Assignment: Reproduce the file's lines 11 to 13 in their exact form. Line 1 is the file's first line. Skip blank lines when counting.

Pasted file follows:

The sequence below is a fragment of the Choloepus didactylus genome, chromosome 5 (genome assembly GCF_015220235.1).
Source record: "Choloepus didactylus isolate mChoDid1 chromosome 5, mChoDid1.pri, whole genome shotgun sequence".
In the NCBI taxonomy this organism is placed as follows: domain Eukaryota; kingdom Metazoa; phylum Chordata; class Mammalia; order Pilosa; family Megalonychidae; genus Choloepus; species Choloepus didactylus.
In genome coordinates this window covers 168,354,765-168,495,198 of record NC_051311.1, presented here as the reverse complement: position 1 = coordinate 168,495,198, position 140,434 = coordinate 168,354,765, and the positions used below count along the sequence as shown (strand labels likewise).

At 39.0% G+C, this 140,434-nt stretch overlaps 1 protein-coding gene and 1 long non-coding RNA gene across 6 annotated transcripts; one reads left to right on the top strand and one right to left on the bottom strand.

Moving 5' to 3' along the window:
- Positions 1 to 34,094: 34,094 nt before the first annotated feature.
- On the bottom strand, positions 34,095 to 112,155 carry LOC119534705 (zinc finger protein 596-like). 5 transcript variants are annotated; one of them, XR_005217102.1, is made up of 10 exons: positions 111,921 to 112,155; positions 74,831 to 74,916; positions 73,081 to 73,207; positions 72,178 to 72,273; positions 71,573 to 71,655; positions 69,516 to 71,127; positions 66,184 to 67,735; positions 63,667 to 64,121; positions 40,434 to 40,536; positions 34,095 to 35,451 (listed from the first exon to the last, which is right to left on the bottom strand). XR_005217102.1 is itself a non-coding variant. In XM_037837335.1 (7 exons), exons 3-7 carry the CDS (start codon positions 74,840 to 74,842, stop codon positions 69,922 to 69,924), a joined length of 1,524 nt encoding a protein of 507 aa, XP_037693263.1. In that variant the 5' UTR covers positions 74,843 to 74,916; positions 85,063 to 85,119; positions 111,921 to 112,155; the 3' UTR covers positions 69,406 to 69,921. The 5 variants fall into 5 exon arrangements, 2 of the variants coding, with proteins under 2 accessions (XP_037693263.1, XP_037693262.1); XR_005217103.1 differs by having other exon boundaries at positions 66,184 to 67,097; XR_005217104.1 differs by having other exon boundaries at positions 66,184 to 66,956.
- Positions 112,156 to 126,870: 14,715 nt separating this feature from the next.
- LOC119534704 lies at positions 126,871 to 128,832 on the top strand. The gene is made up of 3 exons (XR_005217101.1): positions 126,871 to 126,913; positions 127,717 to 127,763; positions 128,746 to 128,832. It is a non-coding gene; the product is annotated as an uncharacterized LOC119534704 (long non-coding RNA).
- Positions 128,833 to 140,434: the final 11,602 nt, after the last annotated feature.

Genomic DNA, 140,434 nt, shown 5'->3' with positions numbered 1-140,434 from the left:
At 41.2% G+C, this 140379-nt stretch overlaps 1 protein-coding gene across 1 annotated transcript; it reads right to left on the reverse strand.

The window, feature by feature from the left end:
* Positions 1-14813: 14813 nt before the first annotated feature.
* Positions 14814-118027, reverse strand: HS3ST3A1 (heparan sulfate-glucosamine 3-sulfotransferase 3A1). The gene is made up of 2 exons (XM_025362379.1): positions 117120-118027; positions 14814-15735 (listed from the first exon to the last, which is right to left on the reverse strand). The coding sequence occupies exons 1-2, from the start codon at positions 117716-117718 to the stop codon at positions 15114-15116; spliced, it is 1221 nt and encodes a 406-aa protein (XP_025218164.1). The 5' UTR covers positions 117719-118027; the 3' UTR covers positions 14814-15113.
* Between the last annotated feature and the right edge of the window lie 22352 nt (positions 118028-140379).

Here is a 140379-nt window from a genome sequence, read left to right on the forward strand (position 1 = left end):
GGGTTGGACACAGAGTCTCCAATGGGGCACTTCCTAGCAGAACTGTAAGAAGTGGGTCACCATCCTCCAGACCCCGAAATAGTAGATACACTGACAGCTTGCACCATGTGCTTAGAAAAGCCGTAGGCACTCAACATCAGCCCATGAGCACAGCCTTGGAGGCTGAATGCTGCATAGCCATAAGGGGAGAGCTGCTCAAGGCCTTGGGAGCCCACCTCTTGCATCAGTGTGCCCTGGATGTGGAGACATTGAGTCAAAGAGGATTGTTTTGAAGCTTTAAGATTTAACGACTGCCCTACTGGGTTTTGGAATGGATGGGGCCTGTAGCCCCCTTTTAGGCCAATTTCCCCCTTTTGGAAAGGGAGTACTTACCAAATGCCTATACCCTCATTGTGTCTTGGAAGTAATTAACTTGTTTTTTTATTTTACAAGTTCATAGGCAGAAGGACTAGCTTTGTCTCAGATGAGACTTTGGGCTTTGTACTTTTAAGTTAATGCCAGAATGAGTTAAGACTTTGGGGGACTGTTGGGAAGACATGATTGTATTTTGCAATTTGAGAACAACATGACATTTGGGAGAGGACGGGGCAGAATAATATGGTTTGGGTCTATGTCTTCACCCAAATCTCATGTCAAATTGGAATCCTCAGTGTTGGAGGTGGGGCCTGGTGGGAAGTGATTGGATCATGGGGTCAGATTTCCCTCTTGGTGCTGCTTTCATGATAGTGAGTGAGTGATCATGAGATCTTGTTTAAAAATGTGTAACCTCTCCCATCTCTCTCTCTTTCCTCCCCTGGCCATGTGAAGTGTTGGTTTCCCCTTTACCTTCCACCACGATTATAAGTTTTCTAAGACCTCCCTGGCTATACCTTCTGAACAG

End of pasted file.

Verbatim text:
- Positions 128,833 to 140,434: the final 11,602 nt, after the last annotated feature.

Genomic DNA, 140,434 nt, shown 5'->3' with positions numbered 1-140,434 from the left:
At 41.2% G+C, this 140379-nt stretch overlaps 1 protein-coding gene across 1 annotated transcript; it reads right to left on the reverse strand.